In Austin, a lot of the fights over density are really fights against having students nearby. I understand perfectly most homeowners' desire not to live next door to a raucous party house full of college kids. I didn't particularly enjoy that even when I was 19 (when I actually lived in a raucous party house full of fraternity brothers).
But, as a practical matter, there is a limit to how much the City should do -- or even can do -- to control where and how people live.
Take the Old West University Neighborhood Association's protest of a duplex planned for David Street. The homeowners there are worried they'll have to contend with two duplexes overstuffed with boisterous college kids. To block that, they're pushing what I think is a bad interpretation of City code which could have harmful, unintended consequences and which would make duplexes a less appealing option for developers throughout Austin.
It's natural for homeowners to want to maintain the kind of housing stock in their vicinity that will be less appealing to packs of college kids. But we, as a city, have to decide when this makes sense as a matter of policy and when it doesn't. College kids have to live somewhere, and neighborhoods close to campus make the most sense for them.
When should we adopt regulations designed to deflect college students somewhere else and when should we adopt regulations to accommodate them? That's a debatable question. But that's really a debate about how to handle neighborhoods on the cusp of a transition. It is not a debate for a neighborhood that has already made the transition. Once a neighborhood has converted from mostly owner-occupied, single family housing to mostly rental student housing, we should stop devising regulations to deflect the students somewhere else and start planning how to accommodate them.
It turns out that students have more or less claimed OWUNA.
OWUNA is bounded by South North Lamar, Rio Grande, MLK and 24th Street. When I say, "the students have more or less claimed OWUNA," I don't mean the portion of OWUNA between San Gabriel and Rio Grande. Those blocks lie within the University Neighborhood Overlay. The City upzoned those blocks a few years ago to encourage more student housing and they do, today, contain some of the densest student housing in town. The students have claimed this part of the neighborhood by (good) design.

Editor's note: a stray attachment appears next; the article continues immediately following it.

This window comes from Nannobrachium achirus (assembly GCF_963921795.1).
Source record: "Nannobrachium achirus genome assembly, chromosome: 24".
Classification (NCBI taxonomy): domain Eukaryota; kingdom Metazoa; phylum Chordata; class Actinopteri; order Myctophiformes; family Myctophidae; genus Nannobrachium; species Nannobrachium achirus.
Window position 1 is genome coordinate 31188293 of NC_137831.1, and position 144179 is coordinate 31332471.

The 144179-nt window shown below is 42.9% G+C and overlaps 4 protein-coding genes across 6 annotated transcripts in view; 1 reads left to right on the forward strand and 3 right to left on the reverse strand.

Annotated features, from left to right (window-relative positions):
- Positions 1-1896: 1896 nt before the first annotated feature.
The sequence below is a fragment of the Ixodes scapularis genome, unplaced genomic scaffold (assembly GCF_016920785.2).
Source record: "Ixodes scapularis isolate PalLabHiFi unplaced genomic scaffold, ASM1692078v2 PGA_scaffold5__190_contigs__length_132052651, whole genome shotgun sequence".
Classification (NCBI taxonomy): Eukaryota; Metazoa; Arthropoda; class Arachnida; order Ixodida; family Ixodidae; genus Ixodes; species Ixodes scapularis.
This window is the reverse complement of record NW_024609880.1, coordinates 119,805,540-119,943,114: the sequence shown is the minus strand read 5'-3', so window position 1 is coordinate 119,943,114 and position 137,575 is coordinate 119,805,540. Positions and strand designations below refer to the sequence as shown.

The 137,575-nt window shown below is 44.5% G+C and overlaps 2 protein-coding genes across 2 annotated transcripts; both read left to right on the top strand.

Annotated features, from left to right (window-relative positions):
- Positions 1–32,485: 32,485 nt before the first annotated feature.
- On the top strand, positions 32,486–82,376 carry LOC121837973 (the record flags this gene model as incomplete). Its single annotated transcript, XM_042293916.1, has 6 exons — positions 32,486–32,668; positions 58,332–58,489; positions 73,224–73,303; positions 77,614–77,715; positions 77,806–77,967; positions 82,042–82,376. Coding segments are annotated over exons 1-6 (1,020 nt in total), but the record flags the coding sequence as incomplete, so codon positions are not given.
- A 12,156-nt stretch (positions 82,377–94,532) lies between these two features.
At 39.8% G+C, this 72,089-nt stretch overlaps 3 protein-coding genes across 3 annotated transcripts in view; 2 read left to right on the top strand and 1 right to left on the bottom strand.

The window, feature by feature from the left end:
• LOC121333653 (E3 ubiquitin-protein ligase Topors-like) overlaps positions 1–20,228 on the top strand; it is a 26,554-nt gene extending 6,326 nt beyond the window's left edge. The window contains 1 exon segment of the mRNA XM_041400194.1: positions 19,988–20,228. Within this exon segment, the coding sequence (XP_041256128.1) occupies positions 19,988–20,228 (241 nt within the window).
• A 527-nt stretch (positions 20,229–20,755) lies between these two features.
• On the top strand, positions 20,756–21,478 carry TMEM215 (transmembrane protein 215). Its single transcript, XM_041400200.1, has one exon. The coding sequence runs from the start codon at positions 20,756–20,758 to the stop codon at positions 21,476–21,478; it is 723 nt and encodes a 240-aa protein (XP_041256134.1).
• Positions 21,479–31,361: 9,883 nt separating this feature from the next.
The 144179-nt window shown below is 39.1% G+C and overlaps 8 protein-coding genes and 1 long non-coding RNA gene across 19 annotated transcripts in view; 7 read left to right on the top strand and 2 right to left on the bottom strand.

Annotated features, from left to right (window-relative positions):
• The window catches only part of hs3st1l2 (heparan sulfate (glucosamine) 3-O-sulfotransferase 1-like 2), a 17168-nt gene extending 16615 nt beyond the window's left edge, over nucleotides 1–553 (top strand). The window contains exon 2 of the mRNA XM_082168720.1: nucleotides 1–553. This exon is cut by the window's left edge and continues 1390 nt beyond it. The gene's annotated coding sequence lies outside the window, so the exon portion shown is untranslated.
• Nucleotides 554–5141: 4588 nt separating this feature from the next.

I'm talking about the western portion of OWUNA, between South Lamar and San Gabriel (outlined in red below). This enclave contains mostly single-family homes, although it does have several apartment complexes. It includes David Street and the contested duplex, and is the area supposedly threatened by "super" duplexes.
Despite the dominance of single-family housing in the area, the Census block data for the area outlined in red shows what everyone who lives in the area surely knows: most of the residents are college students. Here is the population distribution:
Of the 1,187 residents of this portion of the neighborhood on April 1, 2010, 75% were between the ages 18 and 24. There were only 18 children younger than 18, and exactly as many 18 and 19 years olds (65) as adults between the ages 40 and 64.
Almost all of the residents were renters. Of the 642 occupied housing units, only 79 were owner-occupied -- 36 of these by a single person, and 32 by a two-person household. Altogether, only 138 of the neighborhood's 1,187 residents (11.6%) lived in owner-occupied homes.
The census blocks in the northern portion of the tract contain some multi-family apartments, so I checked the numbers for the area outlined in blue, zeroing in on the blocks most dominated by single-family homes:
And 82% are renters.
It really makes no sense to jury rig the duplex regulations to discourage dense concentrations of college kids in a neighborhood that is mostly a dense concentration of college kids. Admit the facts on the ground and plan for the density. That does not mean upzoning each of the single-family homes for VMU. Instead, I think this would be a perfect neighborhood to try Mueller houses. Focus on design criteria that would make a fourplex a palatable alternative.
If I were a homeowner next door, I would prefer a fourplex disguised as a nice, big single-family home, to an actual nice, big single-family home being used by a bunch of college kids to experiment in communal living. The fourplex would be quieter, more than likely.